Argentina/Antarctica/SouthGeorgia

Niamh Quinlan on 05 November 2006

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This was to be my journey of a lifetime, my 50th birthday present to myself! I had always wanted to go to Antarctica and had finally taken the plunge to go with a group of like minded Irish people.

We departed Dublin for Buenos Aires on 5th November via Milan and arrived the following morning and straight out on a sight seeing tour. What a marvellous city, very European, wide boulevards and home of that wonderful dance - the Tango. We visited la Bocca which is such a colourful place with Tango Dancers every where. Recoletta (the Cemetery where you will find the grave of Eva Peron), wandered the wide streets and finished up the day with a good steak and onto a local tango club.

The following morning we were up early and on our way back to the Airport for our flight to Ushuaia and an overnight before we boarded our ship The Ushuaia which was to be our home for the next 20 days. We departed down the Beagle Channel with a back drop of mountains behind us. It was a spectacular way to start a holiday and it just got better and better after that.

The theme of our trip was "To Follow in the Footsteps of Ernest Shackleton and Tom Crean" two of the polar explorers in the early 19th Century. After 2 days crossing the Drake Passage, our first port of call was the Island of South Georgia in the South Sandwich Islands and what an experience it was! We spent 4 days sailing around this amazing island with its fantastic glaciers, icebergs, mountains and incredible wild life. Colonies of King Penguins, Elephant Seals, Fur Seals and my favourite of all the Wandering Albatross. We visited the only inhabited part of the Island, Grytviken where we were able to buy souvenirs and postcards. There is a Church and Museum here and the grave of Ernest Shackelton who is buried here.

Our next port of call was Signy Island in the South Orkney Islands where we visited the British Antarctica Research Station before moving on to one of the major highlights of the trip, Elephant Island. This is a rocky outcrop with very little beach and so remote. We were extremely lucky in that our fantastic crew managed to land us here despite the heavy seas. It is an amazing and historical place in the story of Polar Exploration.

From here it was onto The Antarctic Peninsula itself and more landings. Our first stop was the Argentinean Base named after an Irish man called Bernard O'Higgins from Sligo. It was a cold bright sunny morning and we were surrounded by the most fantastic icebergs, blue water and white land masses. We were all landed here for a visit on the zodiacs, for me it was especially exiting to land as it meant I had finally landed on all 7 Continents.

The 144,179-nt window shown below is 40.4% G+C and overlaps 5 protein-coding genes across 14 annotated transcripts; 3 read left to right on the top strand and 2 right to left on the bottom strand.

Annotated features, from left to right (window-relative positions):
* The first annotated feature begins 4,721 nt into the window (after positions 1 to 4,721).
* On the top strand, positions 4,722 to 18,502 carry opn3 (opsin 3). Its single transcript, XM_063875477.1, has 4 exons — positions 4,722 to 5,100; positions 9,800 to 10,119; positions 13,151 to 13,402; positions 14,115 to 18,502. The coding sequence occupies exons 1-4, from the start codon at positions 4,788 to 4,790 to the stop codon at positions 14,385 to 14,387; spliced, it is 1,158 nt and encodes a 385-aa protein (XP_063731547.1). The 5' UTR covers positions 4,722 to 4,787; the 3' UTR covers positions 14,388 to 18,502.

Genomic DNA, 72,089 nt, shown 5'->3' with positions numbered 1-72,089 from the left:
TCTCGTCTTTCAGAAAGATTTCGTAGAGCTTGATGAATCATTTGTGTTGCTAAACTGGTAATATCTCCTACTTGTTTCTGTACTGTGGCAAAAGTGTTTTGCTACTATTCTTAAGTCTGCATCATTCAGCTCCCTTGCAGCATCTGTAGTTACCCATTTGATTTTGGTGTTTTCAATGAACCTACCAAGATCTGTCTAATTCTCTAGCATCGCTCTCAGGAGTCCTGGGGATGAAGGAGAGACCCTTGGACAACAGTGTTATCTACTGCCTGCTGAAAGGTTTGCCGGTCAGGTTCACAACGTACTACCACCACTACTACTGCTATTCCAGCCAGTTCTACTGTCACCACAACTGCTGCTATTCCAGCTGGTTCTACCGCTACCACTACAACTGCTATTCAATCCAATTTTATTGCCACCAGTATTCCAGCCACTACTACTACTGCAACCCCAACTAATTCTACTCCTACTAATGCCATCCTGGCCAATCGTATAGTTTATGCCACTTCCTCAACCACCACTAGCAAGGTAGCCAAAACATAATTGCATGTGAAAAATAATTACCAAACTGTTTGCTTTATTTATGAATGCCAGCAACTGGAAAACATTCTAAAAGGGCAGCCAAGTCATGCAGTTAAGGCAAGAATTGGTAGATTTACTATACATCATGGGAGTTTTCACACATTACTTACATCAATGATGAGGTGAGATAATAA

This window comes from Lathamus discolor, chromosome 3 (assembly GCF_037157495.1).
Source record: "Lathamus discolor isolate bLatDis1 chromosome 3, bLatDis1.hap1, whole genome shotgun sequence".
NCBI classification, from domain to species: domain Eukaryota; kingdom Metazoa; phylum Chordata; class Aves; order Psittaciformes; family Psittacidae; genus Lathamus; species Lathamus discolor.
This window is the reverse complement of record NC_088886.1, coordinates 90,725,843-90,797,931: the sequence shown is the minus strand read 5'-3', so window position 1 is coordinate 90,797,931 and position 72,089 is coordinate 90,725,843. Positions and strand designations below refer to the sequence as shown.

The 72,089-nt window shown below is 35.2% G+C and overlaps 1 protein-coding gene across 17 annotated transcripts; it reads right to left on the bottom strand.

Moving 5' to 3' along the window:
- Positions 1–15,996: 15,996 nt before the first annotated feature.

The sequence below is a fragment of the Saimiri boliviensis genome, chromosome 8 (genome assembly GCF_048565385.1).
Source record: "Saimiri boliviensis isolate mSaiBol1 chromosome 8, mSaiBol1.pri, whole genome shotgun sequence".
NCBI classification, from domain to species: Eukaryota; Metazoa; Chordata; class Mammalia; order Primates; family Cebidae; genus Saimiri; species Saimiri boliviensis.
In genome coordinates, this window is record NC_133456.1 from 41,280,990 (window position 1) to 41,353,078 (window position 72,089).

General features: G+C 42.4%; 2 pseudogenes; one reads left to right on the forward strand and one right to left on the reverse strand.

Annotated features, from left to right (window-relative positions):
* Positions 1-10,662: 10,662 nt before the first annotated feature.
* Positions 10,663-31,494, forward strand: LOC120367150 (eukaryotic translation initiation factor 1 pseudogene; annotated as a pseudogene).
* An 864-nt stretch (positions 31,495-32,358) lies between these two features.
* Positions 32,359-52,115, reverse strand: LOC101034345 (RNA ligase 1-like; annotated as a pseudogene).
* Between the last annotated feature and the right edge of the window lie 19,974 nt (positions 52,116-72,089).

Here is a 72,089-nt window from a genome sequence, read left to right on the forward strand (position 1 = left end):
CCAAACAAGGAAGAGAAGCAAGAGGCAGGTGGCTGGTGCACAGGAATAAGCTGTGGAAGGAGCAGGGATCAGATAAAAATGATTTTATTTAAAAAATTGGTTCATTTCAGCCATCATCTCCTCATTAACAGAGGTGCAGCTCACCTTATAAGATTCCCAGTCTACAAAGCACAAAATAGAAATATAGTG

We then headed on down the peninsula and landed at Port Lockroy another British base and came across more penguin colonies and some amazing scenery. We also witnessed ice berg's calving which is a spectacular site. We then headed down the Lemaire Channel passing the most amazing glaciers and icebergs in all shapes and size. We had to turn back at the end of the Channel as this is as far as you can go at this time of the year. We sailed back up as far as Paradise harbour where we went ashore at Admiral Brown station, and were then brought on a tour of some of the most amazing icebergs I have ever seen. In our zodiac we were able to reach out and touch them. Some were deep blue in colour which reflected how old they were. There were walls of ice and snow as high as mountains all around, exactly what I imagined The Antarctic coastline would look like.

Our last port of call on our journey back to Ushuaia was at Deception Island. This is a volcanic island and has some lovely hot waters at the very edge of the Antarctic. What an experience to jump into the freezing waters of the sea and then straight into the hot volcanic waters. Our magnificent crew were on standby with towels and hot drinks.

All in all the most fantastic holiday I have ever had. We had every age group on board from 20 to 70. There is something for everyone and there is a ship for everyone. It is an experience of a lifetime and I would be delighted to share more of my experience with you.

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